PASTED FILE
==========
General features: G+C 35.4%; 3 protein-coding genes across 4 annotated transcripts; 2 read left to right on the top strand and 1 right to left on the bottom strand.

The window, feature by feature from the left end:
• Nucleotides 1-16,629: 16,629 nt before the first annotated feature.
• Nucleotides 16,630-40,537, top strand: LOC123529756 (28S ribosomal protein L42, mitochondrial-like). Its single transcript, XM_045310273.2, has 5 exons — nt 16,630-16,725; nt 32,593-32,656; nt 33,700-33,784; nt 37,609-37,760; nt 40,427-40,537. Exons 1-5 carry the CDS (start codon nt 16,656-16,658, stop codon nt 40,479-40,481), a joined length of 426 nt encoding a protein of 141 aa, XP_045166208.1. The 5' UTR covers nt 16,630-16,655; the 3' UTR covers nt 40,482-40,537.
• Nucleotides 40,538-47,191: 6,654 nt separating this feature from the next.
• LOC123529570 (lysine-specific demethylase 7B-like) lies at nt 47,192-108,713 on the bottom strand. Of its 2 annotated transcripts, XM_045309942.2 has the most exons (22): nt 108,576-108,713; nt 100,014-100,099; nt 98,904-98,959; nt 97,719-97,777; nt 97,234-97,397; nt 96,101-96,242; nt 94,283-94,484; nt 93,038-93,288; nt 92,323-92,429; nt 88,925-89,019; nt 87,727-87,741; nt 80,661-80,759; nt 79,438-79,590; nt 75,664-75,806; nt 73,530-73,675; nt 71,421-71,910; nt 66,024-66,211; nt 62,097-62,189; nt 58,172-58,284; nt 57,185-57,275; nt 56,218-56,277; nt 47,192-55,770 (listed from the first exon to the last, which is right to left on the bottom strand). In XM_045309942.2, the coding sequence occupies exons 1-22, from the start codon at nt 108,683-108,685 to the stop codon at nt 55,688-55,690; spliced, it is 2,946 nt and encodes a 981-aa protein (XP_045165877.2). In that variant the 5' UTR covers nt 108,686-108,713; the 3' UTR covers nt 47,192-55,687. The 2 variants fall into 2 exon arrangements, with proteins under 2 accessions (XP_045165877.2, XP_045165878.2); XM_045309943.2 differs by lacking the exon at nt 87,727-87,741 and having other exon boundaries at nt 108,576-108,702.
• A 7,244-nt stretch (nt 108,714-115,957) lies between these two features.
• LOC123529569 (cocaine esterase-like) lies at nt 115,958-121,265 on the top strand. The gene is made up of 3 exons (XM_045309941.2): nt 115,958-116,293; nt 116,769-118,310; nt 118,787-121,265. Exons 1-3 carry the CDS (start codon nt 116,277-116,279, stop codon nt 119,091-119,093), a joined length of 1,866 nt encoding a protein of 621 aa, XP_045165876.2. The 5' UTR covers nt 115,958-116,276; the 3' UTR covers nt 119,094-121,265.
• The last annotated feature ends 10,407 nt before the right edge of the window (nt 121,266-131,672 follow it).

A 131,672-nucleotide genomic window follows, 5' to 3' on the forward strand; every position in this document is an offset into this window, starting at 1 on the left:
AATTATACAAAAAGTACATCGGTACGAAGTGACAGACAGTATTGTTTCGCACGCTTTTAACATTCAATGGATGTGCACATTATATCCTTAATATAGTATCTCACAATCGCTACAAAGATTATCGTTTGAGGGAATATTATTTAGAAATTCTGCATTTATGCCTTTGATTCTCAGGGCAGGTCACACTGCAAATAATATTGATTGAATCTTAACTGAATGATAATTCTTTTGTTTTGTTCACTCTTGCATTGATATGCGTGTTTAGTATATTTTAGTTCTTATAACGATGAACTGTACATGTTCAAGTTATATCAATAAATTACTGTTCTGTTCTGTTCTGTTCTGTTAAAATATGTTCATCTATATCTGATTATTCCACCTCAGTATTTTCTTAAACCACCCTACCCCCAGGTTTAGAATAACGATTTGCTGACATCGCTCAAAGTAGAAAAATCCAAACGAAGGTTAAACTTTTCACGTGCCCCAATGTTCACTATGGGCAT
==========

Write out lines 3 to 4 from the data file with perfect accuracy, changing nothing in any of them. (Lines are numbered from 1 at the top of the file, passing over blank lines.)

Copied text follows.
• Nucleotides 1-16,629: 16,629 nt before the first annotated feature.
• Nucleotides 16,630-40,537, top strand: LOC123529756 (28S ribosomal protein L42, mitochondrial-like). Its single transcript, XM_045310273.2, has 5 exons — nt 16,630-16,725; nt 32,593-32,656; nt 33,700-33,784; nt 37,609-37,760; nt 40,427-40,537. Exons 1-5 carry the CDS (start codon nt 16,656-16,658, stop codon nt 40,479-40,481), a joined length of 426 nt encoding a protein of 141 aa, XP_045166208.1. The 5' UTR covers nt 16,630-16,655; the 3' UTR covers nt 40,482-40,537.